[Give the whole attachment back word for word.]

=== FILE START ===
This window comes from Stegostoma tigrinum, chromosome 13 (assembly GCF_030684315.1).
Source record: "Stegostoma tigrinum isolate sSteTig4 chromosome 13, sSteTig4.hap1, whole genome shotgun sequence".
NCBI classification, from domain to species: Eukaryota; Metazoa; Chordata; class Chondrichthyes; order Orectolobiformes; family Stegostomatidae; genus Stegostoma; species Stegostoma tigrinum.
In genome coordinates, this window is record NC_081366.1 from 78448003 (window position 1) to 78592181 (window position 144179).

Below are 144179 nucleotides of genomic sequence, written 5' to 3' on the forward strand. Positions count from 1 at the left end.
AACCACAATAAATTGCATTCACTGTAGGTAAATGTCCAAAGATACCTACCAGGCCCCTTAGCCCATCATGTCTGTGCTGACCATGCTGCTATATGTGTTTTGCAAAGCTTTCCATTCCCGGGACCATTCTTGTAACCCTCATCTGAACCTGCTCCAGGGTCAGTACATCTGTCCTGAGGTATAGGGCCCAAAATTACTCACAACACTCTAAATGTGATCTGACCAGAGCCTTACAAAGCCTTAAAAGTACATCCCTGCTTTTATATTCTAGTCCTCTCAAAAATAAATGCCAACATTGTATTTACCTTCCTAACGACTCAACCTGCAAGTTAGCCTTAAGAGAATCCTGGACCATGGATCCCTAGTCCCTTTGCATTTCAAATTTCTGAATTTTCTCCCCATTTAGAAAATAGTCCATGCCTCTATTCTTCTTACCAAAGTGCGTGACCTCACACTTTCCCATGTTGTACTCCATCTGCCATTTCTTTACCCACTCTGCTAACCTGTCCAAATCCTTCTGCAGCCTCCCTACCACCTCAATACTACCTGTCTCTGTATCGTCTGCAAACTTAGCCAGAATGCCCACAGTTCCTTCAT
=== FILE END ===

This window comes from Stegostoma tigrinum, chromosome 13 (assembly GCF_030684315.1).
Source record: "Stegostoma tigrinum isolate sSteTig4 chromosome 13, sSteTig4.hap1, whole genome shotgun sequence".
NCBI classification, from domain to species: Eukaryota; Metazoa; Chordata; class Chondrichthyes; order Orectolobiformes; family Stegostomatidae; genus Stegostoma; species Stegostoma tigrinum.
In genome coordinates, this window is record NC_081366.1 from 78448003 (window position 1) to 78592181 (window position 144179).

Below are 144179 nucleotides of genomic sequence, written 5' to 3' on the forward strand. Positions count from 1 at the left end.
AACCACAATAAATTGCATTCACTGTAGGTAAATGTCCAAAGATACCTACCAGGCCCCTTAGCCCATCATGTCTGTGCTGACCATGCTGCTATATGTGTTTTGCAAAGCTTTCCATTCCCGGGACCATTCTTGTAACCCTCATCTGAACCTGCTCCAGGGTCAGTACATCTGTCCTGAGGTATAGGGCCCAAAATTACTCACAACACTCTAAATGTGATCTGACCAGAGCCTTACAAAGCCTTAAAAGTACATCCCTGCTTTTATATTCTAGTCCTCTCAAAAATAAATGCCAACATTGTATTTACCTTCCTAACGACTCAACCTGCAAGTTAGCCTTAAGAGAATCCTGGACCATGGATCCCTAGTCCCTTTGCATTTCAAATTTCTGAATTTTCTCCCCATTTAGAAAATAGTCCATGCCTCTATTCTTCTTACCAAAGTGCGTGACCTCACACTTTCCCATGTTGTACTCCATCTGCCATTTCTTTACCCACTCTGCTAACCTGTCCAAATCCTTCTGCAGCCTCCCTACCACCTCAATACTACCTGTCTCTGTATCGTCTGCAAACTTAGCCAGAATGCCCACAGTTCCTTCAT